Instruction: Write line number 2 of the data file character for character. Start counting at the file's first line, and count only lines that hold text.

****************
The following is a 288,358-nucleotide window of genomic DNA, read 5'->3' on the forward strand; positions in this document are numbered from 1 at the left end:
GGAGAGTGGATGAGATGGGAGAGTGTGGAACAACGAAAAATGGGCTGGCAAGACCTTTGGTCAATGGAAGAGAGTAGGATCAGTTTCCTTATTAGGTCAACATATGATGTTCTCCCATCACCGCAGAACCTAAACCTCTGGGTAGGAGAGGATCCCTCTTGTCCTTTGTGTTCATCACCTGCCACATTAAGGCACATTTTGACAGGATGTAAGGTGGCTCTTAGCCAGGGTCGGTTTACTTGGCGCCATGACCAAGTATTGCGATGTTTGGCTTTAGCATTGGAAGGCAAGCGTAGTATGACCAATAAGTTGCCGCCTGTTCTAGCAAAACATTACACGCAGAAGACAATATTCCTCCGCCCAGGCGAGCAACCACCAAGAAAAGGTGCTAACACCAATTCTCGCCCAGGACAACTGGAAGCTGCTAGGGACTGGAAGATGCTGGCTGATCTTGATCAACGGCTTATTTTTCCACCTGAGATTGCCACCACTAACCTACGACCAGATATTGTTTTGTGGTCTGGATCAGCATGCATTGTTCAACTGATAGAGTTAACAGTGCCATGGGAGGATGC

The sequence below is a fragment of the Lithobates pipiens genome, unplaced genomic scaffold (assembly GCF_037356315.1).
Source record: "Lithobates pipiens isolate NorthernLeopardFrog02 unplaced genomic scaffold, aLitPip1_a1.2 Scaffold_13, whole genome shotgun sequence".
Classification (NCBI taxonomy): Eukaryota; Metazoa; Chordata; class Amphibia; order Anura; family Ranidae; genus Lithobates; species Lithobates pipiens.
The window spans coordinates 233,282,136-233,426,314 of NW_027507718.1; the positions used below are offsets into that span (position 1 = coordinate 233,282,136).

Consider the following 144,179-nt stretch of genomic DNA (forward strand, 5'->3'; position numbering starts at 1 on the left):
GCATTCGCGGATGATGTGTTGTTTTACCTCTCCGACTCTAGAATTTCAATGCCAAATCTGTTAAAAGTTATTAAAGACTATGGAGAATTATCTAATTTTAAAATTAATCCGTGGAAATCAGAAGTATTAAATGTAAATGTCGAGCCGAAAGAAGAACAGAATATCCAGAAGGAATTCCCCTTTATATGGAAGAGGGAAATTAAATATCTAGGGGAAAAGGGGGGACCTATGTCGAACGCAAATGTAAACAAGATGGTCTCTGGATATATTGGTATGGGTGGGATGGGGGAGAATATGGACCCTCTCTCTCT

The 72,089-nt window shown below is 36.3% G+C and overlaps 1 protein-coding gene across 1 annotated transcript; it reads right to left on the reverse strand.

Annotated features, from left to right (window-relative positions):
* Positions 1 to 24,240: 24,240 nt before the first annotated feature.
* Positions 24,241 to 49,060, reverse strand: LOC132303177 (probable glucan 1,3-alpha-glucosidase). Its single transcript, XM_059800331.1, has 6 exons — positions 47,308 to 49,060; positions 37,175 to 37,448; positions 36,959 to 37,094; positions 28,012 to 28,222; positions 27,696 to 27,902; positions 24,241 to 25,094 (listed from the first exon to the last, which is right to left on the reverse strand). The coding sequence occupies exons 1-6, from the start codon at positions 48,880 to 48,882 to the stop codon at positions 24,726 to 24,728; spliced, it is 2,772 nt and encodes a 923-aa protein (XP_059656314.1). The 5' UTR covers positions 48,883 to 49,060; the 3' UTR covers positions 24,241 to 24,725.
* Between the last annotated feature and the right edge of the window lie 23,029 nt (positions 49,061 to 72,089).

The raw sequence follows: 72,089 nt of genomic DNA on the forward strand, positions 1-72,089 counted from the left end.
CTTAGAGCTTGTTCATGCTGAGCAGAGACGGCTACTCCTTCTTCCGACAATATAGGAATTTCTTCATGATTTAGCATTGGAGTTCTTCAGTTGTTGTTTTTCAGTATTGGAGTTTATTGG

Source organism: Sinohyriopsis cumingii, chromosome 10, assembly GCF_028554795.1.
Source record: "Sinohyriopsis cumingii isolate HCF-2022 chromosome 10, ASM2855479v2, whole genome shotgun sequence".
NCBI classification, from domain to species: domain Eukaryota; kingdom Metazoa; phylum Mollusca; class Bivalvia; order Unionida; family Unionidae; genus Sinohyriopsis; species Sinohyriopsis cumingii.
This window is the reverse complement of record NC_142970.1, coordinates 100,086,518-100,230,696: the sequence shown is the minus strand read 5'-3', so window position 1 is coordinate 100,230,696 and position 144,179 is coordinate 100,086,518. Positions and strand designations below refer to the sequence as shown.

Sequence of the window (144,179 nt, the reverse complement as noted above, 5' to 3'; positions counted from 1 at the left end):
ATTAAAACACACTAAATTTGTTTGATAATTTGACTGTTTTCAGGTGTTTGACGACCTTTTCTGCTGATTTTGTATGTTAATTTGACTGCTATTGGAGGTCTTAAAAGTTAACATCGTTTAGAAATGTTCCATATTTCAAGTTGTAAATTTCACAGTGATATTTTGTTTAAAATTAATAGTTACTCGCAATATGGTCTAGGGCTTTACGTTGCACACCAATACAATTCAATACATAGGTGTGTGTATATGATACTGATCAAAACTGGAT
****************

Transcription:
GGAGAGTGGATGAGATGGGAGAGTGTGGAACAACGAAAAATGGGCTGGCAAGACCTTTGGTCAATGGAAGAGAGTAGGATCAGTTTCCTTATTAGGTCAACATATGATGTTCTCCCATCACCGCAGAACCTAAACCTCTGGGTAGGAGAGGATCCCTCTTGTCCTTTGTGTTCATCACCTGCCACATTAAGGCACATTTTGACAGGATGTAAGGTGGCTCTTAGCCAGGGTCGGTTTACTTGGCGCCATGACCAAGTATTGCGATGTTTGGCTTTAGCATTGGAAGGCAAGCGTAGTATGACCAATAAGTTGCCGCCTGTTCTAGCAAAACATTACACGCAGAAGACAATATTCCTCCGCCCAGGCGAGCAACCACCAAGAAAAGGTGCTAACACCAATTCTCGCCCAGGACAACTGGAAGCTGCTAGGGACTGGAAGATGCTGGCTGATCTTGATCAACGGCTTATTTTTCCACCTGAGATTGCCACCACTAACCTACGACCAGATATTGTTTTGTGGTCTGGATCAGCATGCATTGTTCAACTGATAGAGTTAACAGTGCCATGGGAGGATGC